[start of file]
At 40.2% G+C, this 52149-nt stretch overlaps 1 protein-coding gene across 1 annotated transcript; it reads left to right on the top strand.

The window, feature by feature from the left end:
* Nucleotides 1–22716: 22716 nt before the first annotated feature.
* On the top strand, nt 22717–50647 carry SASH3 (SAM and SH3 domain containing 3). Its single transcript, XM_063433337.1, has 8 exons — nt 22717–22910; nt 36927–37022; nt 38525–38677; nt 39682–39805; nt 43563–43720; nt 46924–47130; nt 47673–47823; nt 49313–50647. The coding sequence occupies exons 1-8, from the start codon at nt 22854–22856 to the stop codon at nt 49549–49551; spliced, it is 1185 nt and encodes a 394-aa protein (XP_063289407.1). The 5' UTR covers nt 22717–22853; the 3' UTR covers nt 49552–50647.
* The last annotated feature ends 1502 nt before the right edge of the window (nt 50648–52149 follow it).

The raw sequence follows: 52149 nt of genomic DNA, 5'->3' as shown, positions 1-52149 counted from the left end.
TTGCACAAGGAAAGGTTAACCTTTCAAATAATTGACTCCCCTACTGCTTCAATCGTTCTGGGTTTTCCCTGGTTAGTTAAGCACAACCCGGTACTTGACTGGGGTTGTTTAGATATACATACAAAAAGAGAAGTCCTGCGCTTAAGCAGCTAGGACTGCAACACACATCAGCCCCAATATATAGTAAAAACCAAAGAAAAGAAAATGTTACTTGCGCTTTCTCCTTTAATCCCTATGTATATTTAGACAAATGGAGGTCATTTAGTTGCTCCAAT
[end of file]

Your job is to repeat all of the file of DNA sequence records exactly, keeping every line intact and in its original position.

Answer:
At 40.2% G+C, this 52149-nt stretch overlaps 1 protein-coding gene across 1 annotated transcript; it reads left to right on the top strand.

The window, feature by feature from the left end:
* Nucleotides 1–22716: 22716 nt before the first annotated feature.
* On the top strand, nt 22717–50647 carry SASH3 (SAM and SH3 domain containing 3). Its single transcript, XM_063433337.1, has 8 exons — nt 22717–22910; nt 36927–37022; nt 38525–38677; nt 39682–39805; nt 43563–43720; nt 46924–47130; nt 47673–47823; nt 49313–50647. The coding sequence occupies exons 1-8, from the start codon at nt 22854–22856 to the stop codon at nt 49549–49551; spliced, it is 1185 nt and encodes a 394-aa protein (XP_063289407.1). The 5' UTR covers nt 22717–22853; the 3' UTR covers nt 49552–50647.
* The last annotated feature ends 1502 nt before the right edge of the window (nt 50648–52149 follow it).

The raw sequence follows: 52149 nt of genomic DNA, 5'->3' as shown, positions 1-52149 counted from the left end.
TTGCACAAGGAAAGGTTAACCTTTCAAATAATTGACTCCCCTACTGCTTCAATCGTTCTGGGTTTTCCCTGGTTAGTTAAGCACAACCCGGTACTTGACTGGGGTTGTTTAGATATACATACAAAAAGAGAAGTCCTGCGCTTAAGCAGCTAGGACTGCAACACACATCAGCCCCAATATATAGTAAAAACCAAAGAAAAGAAAATGTTACTTGCGCTTTCTCCTTTAATCCCTATGTATATTTAGACAAATGGAGGTCATTTAGTTGCTCCAAT